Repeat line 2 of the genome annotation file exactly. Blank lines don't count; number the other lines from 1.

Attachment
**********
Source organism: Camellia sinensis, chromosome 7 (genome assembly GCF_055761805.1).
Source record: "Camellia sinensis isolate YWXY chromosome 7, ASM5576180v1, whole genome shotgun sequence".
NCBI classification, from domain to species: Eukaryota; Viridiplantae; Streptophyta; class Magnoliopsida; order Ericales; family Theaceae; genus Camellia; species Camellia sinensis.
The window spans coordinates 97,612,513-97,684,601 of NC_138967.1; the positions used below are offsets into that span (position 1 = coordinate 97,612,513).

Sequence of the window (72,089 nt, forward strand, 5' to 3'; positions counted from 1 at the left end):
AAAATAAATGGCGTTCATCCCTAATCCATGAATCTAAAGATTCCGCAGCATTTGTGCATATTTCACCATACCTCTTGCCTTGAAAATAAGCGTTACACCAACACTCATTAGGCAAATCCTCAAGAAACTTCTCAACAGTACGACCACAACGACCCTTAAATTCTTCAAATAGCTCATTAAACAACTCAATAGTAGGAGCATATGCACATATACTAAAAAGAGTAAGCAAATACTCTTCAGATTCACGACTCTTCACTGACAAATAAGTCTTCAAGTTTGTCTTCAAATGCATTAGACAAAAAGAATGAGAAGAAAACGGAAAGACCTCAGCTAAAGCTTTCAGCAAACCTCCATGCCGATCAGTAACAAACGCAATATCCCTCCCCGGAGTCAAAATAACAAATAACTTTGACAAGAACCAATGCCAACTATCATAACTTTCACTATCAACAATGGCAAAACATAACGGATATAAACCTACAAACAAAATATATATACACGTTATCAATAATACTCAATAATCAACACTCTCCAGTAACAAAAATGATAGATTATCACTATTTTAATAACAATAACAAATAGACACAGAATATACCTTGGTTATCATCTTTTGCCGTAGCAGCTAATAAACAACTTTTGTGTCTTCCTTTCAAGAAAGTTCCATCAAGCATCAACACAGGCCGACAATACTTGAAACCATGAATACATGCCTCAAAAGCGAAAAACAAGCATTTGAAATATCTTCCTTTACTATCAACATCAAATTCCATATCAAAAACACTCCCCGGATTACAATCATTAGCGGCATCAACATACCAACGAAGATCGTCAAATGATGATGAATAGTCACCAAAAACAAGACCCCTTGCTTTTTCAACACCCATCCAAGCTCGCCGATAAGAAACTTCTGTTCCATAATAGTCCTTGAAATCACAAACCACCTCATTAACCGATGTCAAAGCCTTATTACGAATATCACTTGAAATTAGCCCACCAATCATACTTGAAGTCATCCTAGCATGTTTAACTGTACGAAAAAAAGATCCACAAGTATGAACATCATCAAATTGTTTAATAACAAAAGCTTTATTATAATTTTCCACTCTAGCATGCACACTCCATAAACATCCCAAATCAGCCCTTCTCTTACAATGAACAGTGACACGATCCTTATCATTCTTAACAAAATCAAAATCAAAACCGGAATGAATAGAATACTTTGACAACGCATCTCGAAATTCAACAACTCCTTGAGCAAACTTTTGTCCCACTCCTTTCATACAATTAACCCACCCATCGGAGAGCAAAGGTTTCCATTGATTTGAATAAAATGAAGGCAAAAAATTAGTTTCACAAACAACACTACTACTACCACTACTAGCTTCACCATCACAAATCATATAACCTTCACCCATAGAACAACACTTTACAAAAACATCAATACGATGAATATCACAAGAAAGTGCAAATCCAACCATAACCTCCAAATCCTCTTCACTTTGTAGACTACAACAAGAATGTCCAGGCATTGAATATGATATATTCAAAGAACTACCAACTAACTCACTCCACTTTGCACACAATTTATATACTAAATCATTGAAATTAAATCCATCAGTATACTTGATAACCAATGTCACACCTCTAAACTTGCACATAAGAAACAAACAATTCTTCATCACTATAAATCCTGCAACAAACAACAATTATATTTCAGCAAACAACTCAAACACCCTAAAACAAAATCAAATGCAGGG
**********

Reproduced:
Source record: "Camellia sinensis isolate YWXY chromosome 7, ASM5576180v1, whole genome shotgun sequence".